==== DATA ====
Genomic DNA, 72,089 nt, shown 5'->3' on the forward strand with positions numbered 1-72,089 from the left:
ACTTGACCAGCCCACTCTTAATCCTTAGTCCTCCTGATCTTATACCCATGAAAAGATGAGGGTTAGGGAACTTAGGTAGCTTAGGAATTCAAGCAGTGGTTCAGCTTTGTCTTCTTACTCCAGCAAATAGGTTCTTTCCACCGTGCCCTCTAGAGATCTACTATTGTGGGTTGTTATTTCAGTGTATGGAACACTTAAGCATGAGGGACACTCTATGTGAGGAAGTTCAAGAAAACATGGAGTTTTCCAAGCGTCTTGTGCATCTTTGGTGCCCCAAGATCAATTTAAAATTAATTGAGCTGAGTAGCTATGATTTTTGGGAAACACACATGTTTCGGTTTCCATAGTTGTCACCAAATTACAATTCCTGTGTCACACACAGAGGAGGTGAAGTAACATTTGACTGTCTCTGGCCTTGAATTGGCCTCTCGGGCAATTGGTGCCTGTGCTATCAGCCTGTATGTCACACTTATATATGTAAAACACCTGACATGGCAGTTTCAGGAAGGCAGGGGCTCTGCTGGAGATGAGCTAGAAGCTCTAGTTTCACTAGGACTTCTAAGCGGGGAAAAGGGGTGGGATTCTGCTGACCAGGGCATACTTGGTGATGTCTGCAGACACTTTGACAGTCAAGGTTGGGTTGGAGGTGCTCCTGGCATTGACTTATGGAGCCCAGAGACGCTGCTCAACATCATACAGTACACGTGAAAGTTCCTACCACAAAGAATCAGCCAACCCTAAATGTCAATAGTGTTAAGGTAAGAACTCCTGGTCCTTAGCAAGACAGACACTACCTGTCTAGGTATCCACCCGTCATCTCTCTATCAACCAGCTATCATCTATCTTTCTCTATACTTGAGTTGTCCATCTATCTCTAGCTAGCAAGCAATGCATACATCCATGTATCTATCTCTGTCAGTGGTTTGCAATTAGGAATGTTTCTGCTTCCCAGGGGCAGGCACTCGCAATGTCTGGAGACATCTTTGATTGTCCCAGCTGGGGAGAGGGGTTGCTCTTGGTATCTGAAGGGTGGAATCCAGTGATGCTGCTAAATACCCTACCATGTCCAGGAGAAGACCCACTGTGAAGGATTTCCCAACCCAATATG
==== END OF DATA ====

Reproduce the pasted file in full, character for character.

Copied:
Genomic DNA, 72,089 nt, shown 5'->3' on the forward strand with positions numbered 1-72,089 from the left:
ACTTGACCAGCCCACTCTTAATCCTTAGTCCTCCTGATCTTATACCCATGAAAAGATGAGGGTTAGGGAACTTAGGTAGCTTAGGAATTCAAGCAGTGGTTCAGCTTTGTCTTCTTACTCCAGCAAATAGGTTCTTTCCACCGTGCCCTCTAGAGATCTACTATTGTGGGTTGTTATTTCAGTGTATGGAACACTTAAGCATGAGGGACACTCTATGTGAGGAAGTTCAAGAAAACATGGAGTTTTCCAAGCGTCTTGTGCATCTTTGGTGCCCCAAGATCAATTTAAAATTAATTGAGCTGAGTAGCTATGATTTTTGGGAAACACACATGTTTCGGTTTCCATAGTTGTCACCAAATTACAATTCCTGTGTCACACACAGAGGAGGTGAAGTAACATTTGACTGTCTCTGGCCTTGAATTGGCCTCTCGGGCAATTGGTGCCTGTGCTATCAGCCTGTATGTCACACTTATATATGTAAAACACCTGACATGGCAGTTTCAGGAAGGCAGGGGCTCTGCTGGAGATGAGCTAGAAGCTCTAGTTTCACTAGGACTTCTAAGCGGGGAAAAGGGGTGGGATTCTGCTGACCAGGGCATACTTGGTGATGTCTGCAGACACTTTGACAGTCAAGGTTGGGTTGGAGGTGCTCCTGGCATTGACTTATGGAGCCCAGAGACGCTGCTCAACATCATACAGTACACGTGAAAGTTCCTACCACAAAGAATCAGCCAACCCTAAATGTCAATAGTGTTAAGGTAAGAACTCCTGGTCCTTAGCAAGACAGACACTACCTGTCTAGGTATCCACCCGTCATCTCTCTATCAACCAGCTATCATCTATCTTTCTCTATACTTGAGTTGTCCATCTATCTCTAGCTAGCAAGCAATGCATACATCCATGTATCTATCTCTGTCAGTGGTTTGCAATTAGGAATGTTTCTGCTTCCCAGGGGCAGGCACTCGCAATGTCTGGAGACATCTTTGATTGTCCCAGCTGGGGAGAGGGGTTGCTCTTGGTATCTGAAGGGTGGAATCCAGTGATGCTGCTAAATACCCTACCATGTCCAGGAGAAGACCCACTGTGAAGGATTTCCCAACCCAATATG